There is a long list here in the Moscone-Knox Professional Corporations Act.  You have to go to the exact professional corporation contemplated.  And you’ll see, for example, that a chiropractor can be a shareholder in a professional medical corporation, and a chiropractor can be a shareholder in a professional chiropractic corporation.  So long as the 51% rule is observed—i.e., the MD must be 51% shareholder or more in his or her professional chiropractic corporation; and the chiropractor must be 51% shareholder of more in his or her professional medical corporation.

Which means that Chris the chiropractor could potentially own up to 49% of the shares in Maddie’s professional medical corporation; and/or, Maddie could potentially own up to 49% of the shares in Chris’s professional chiropractic corporation.

That’s a possibility; and then the business side has to be analyzed.  For example, making someone a shareholder implies certain legal duties.  And, it isn’t to remove a shareholder.  The parties would be well advised to have a buy/sell agreement, and other legal documents.  There are pros and cons to this kind of involvement in one another’s professional corporations.

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Corporate Practice of Medicine Issues in the Stem Cell Venture

Moscone-Knox doesn’t answer everything.  The statute only allows certain kinds of combinations in terms of ownership of a professional corporation.  Moscone-Knox also addresses who can be a director, officer, and employee of the professional corporation.

While the chiropractor can potentially own up to 49% of the shares of a professional medical corporation, and, the medical doctor can potentially own up to 49% percent of the shares of a professional chiropractic corporation — and, each can be an employee in the other’s professional corporation – this does not address the question of control over medical decision-making.

If the medical doctor is an employee of the professional chiropractic corporation, this suggests that the chiropractor has control over the employee.  And if the chiropractor has 49% of the shares in the medical doctor’s corporation, this suggests a great deal of influence.

The legal challenge here is that the chiropractor cannot practice “medicine.”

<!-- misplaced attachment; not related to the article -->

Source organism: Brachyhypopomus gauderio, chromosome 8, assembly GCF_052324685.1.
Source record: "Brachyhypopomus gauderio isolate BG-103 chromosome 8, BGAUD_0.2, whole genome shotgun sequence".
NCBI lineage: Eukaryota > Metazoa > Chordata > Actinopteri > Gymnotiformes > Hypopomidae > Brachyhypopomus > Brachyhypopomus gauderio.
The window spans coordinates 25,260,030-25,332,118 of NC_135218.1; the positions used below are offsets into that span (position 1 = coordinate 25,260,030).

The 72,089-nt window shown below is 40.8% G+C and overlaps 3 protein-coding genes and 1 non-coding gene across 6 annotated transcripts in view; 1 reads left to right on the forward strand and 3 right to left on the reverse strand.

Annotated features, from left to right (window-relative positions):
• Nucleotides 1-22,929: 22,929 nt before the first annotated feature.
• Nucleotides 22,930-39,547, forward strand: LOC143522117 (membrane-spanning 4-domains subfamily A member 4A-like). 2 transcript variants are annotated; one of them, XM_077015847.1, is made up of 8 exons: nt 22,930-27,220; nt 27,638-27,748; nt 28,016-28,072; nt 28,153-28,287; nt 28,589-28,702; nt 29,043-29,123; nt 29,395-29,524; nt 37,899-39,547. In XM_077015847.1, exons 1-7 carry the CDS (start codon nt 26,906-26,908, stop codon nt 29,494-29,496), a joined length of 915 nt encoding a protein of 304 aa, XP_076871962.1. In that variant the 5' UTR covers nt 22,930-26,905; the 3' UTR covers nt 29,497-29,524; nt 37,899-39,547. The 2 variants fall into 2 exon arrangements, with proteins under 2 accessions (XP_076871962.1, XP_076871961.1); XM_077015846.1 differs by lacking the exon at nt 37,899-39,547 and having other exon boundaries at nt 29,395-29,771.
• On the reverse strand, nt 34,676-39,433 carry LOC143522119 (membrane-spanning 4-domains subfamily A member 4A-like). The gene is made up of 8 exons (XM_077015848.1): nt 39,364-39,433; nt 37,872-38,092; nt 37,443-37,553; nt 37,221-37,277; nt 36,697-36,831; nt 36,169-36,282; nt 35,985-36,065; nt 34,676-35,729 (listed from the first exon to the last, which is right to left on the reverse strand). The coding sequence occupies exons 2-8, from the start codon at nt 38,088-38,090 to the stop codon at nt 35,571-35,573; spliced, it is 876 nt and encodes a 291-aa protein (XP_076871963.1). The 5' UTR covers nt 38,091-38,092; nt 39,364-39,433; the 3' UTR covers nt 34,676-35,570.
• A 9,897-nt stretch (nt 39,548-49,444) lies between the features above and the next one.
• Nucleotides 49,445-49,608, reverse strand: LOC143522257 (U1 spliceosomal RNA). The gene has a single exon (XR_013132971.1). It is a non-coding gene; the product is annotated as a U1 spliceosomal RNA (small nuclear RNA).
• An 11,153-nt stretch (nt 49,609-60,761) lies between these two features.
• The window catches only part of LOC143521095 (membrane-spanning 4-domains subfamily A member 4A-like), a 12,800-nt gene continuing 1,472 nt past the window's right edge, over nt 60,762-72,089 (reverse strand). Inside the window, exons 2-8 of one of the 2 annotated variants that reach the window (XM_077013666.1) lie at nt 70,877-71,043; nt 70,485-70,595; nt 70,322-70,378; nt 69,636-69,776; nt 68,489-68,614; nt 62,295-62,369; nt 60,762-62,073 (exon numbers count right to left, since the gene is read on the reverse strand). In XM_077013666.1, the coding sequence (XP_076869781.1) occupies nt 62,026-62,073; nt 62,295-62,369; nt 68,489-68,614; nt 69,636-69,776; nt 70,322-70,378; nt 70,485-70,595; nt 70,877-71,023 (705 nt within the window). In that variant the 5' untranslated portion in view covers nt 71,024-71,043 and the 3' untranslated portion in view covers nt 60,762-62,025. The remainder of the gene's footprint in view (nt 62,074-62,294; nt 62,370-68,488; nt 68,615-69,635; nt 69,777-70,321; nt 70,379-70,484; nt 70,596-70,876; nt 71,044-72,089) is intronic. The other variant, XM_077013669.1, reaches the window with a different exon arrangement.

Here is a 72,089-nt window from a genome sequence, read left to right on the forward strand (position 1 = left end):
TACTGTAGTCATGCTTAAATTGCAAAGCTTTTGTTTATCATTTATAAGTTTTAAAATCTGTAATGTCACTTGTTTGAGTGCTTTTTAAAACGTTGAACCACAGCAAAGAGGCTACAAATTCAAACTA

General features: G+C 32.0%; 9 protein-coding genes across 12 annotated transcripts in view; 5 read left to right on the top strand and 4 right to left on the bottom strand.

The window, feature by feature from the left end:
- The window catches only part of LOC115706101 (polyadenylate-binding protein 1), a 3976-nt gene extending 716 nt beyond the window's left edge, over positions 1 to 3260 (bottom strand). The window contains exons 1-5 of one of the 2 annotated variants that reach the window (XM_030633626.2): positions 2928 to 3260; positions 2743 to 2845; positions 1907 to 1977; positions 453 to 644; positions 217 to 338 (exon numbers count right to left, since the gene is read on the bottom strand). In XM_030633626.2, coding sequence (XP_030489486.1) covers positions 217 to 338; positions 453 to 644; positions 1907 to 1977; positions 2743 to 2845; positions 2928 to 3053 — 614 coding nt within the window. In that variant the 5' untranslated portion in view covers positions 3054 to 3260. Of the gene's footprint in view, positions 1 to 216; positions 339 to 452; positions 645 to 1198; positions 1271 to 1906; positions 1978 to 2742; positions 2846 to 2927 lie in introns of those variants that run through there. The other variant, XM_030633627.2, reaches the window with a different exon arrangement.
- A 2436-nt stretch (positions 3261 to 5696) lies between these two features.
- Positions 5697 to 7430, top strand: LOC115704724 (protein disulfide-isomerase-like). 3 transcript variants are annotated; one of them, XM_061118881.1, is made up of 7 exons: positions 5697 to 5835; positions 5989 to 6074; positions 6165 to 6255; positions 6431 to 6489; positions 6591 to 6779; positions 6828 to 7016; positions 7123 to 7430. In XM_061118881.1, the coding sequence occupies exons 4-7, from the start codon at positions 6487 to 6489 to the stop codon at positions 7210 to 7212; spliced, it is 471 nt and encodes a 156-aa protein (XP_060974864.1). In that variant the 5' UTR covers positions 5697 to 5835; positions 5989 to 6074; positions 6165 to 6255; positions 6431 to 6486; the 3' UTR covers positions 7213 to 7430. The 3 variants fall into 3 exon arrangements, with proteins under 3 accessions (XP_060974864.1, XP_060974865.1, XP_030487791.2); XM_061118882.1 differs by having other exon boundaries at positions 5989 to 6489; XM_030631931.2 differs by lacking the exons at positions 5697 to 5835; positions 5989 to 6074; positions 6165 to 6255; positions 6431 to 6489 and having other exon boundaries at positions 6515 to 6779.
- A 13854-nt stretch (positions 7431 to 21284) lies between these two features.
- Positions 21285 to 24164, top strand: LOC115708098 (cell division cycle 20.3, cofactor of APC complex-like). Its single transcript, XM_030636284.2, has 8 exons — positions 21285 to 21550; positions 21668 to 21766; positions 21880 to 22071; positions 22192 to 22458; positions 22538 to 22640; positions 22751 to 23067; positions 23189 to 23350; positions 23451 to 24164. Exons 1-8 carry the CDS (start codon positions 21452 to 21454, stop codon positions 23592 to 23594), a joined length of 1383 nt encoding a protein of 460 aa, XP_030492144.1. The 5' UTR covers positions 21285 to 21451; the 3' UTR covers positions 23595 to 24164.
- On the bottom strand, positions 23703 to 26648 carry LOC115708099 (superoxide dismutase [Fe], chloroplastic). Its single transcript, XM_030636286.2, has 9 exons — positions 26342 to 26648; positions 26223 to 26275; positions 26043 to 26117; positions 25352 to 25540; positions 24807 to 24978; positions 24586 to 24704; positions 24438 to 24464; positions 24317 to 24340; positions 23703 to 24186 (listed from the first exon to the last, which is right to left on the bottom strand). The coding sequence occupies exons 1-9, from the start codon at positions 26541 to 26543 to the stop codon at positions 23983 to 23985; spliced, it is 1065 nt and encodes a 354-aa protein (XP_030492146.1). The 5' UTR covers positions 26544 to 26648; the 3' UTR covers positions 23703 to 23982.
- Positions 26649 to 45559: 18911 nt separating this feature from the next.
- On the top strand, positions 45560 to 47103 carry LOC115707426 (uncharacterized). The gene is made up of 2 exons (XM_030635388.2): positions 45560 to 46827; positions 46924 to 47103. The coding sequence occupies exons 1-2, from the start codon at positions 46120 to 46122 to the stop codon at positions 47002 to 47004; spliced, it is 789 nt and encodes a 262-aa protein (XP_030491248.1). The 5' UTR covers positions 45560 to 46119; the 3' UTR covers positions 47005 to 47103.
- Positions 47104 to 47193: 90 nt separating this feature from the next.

And, the fact that stem cell therapies are involved suggests that there is a potential scope of practice issue anyway, as to what the chiropractor can and cannot do.

California Takes Corporate Practice of Medicine Seriously

On its webpage, Corporate Practice of Medicine, the Medical Board of California (“MBC”) describes its expansive view of what constitutes CPM.  MBC lists a broad range of activities that constitute corporate practice of medicine.

First, CMB includes as “examples of some of the types of behaviors and subtle controls that the corporate practice doctrine is intended to prevent,” the following:

  • Determining what diagnostic tests are appropriate for a particular condition.
  • Determining the need for referrals to, or consultation with, another physician/specialist.
  • Responsibility for the ultimate overall care of the patient, including treatment options available to the patient.
  • Determining how many patients a physician must see in a given period of time or how many hours a physician must work.

Second, CMB points to the following “‘business’ or ‘management’ decisions and activities, resulting in control over the physician’s practice of medicine,” as those that “should be made by a licensed California physician and not by an unlicensed person or entity” such as an MSO:

  • Ownership is an indicator of control of a patient’s medical records, including determining the contents thereof, and should be retained by a California-licensed physician.
  • Selection, hiring/firing (as it relates to clinical competency or proficiency) of physicians, allied health staff and medical assistants.
  • Setting the parameters under which the physician will enter into contractual relationships with third-party payers.
  • Decisions regarding coding and billing procedures for patient care services.
  • Approving of the selection of medical equipment and medical supplies for the medical practice.

CMB points out that these “types of decisions and activities” can be made by a physician who consults with the MSO, but not by the MSO. In other words, MBC also looks to whether in its view, non-physicians are exercising control over a physician’s medical practice, even where physicians own and operate the business.

Last, MBC states that the following types of ownership and operating structures are prohibited:

  • Non-physicians owning or operating a business that offers patient evaluation, diagnosis, care and/or treatment.
  • Physician(s) operating a medical practice as a limited liability company, a limited liability partnership, or a general corporation.
  • Management service organizations arranging for, advertising, or providing medical services rather than only providing administrative staff and services for a physician’s medical practice (non-physician exercising controls over a physician’s medical practice, even where physicians own and operate the business).
  • A physician acting as “medical director” when the physician does not own the practice. For example, a business offering spa treatments that include medical procedures such as Botox injections, laser hair removal, and medical microdermabrasion, that contracts with or hires a physician as its “medical director.”